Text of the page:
How a $15 minimum wage could impact B.C.’s economy
There is both growing support and deepening concern over the coalition government’s proposed plan on a $15 minimum wage in B.C.
Small business owner Kristina Sonney says she wholly supports paying people a fair wage and does so for her employees. However, she says a sudden increase to $15 could cripple business at her small cafés.
“I think we need to talk about it some more,” she said. “We need to look at what works in other cities doesn’t necessarily work here and understand the situation in Vancouver
far greater than it already is being understood.”
Sonney said a boost to the minimum wage is especially challenging for Vancouver-based businesses that also have to contend with high turnover, rising rents and hydro bills.
“And unfortunately, they keep going up,” she says. “I understand labour has to go up, but the well runs dry. There’s no more water at the end of the day.”
The New Democrats and Greens now appear poised to raise the base rate from $10.85 to $15. A move to $11.25 in the fall had already been in the works. The proposed increase follows similar moves by Alberta and Ontario.
WATCH: Low-income Ontario workers rejoice, small businesses concerned as $15 minimum wage announced
Ian Tostenson of the B.C. Restaurant & Foodservices Association is urging caution.
“What’s happening in Ontario now is chaos,” Tostenson said. “You have a lot of small businesses that are saying they probably can’t afford that kind of increase so quickly.”
Both Tostenson and Sonney are hopeful government will work with businesses and not against them.
“What we hope the government does is make something that’s predictable and something that the business can plan for,” Tostenson said.
The coalition says it’s going to set up an arm’s-length Fair Wages Commission aimed at charting a path to a $15 minimum wage. The plan is for the commission to make recommendations focused on closing the wage gap. However, it’s still unclear who the commission’s members will be.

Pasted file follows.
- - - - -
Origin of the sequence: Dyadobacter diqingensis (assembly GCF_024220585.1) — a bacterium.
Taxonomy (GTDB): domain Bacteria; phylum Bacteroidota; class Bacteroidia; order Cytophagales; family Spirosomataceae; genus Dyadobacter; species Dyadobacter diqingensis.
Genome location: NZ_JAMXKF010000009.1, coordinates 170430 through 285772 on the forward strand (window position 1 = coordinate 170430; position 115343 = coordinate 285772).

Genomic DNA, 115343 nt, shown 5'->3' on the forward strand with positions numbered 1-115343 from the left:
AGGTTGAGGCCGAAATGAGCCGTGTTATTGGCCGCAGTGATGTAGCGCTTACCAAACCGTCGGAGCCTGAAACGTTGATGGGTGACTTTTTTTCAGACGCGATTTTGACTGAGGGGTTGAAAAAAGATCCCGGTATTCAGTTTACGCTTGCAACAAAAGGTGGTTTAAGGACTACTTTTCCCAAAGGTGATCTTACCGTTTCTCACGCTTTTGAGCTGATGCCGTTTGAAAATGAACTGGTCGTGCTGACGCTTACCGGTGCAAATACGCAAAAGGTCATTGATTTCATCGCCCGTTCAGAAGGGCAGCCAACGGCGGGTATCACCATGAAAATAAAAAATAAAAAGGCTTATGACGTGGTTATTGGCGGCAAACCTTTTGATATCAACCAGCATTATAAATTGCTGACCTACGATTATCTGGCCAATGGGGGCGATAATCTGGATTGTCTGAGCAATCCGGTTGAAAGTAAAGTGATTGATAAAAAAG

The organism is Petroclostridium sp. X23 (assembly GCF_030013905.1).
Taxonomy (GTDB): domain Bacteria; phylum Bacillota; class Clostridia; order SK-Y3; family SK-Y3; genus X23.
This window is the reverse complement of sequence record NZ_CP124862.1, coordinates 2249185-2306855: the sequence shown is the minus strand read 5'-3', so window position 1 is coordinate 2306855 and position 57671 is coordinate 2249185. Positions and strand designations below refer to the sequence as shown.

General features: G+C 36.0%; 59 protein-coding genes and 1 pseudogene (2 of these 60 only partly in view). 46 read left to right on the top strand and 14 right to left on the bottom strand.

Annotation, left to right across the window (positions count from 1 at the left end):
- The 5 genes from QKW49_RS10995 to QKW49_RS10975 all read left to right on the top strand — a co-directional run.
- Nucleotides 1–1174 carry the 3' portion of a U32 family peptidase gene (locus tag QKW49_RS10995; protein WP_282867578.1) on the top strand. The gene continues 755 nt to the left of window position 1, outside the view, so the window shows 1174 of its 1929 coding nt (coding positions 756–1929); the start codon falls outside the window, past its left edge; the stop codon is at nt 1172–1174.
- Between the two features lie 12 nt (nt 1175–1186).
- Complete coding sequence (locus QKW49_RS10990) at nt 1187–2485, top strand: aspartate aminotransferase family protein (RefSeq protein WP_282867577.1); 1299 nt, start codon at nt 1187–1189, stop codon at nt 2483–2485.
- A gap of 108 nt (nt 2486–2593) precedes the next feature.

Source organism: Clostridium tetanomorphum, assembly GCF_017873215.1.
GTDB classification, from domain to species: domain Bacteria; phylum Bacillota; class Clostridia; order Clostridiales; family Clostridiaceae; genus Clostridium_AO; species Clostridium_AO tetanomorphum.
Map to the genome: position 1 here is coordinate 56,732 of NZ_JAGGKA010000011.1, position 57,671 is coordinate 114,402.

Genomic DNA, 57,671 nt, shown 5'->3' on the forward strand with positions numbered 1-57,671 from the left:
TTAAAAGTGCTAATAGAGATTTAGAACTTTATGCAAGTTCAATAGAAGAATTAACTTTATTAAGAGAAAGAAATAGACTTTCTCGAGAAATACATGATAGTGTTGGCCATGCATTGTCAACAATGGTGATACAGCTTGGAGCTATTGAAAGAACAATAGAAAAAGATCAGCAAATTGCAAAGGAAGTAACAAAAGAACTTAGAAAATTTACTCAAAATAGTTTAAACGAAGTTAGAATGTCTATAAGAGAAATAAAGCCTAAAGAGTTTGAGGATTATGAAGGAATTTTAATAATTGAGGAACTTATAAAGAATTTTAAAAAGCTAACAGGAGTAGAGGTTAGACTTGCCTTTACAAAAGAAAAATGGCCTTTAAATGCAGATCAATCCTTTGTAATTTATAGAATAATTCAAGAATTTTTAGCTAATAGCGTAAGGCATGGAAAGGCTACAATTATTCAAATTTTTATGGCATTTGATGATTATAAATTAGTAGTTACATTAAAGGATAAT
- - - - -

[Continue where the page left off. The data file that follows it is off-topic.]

“We’re not the government and at that point people will be selected,” Vancouver-Hastings NDP MLA Shane Simpson said. “We’ll be looking for a commission that clearly broadly covers the interests around these issues.”
In the meantime, wage-watchers like Mark Thompson, a professor emeritus at UBC’s Sauder School of Business, says any significant increase to the minimum wage in B.C. is long overdue.
“We have the highest rates of child poverty in Canada, we have a lot of low wage jobs… in this city,” he said, rejecting the arguments from industry that a wage increase would stunt growth.
“They don’t have any data. The data that have been collected by neutrals shows that increases in the minimum wage in the order of 10 or 15 per cent — which is how these
stages go — have almost no effect on employment,” he says.
“Academically, you can make those arguments, but practically, if you’re a business owner and you have a bank loan and employees, you have very slim margins which are traditional in the restaurant industry. Those are facts,” he said.
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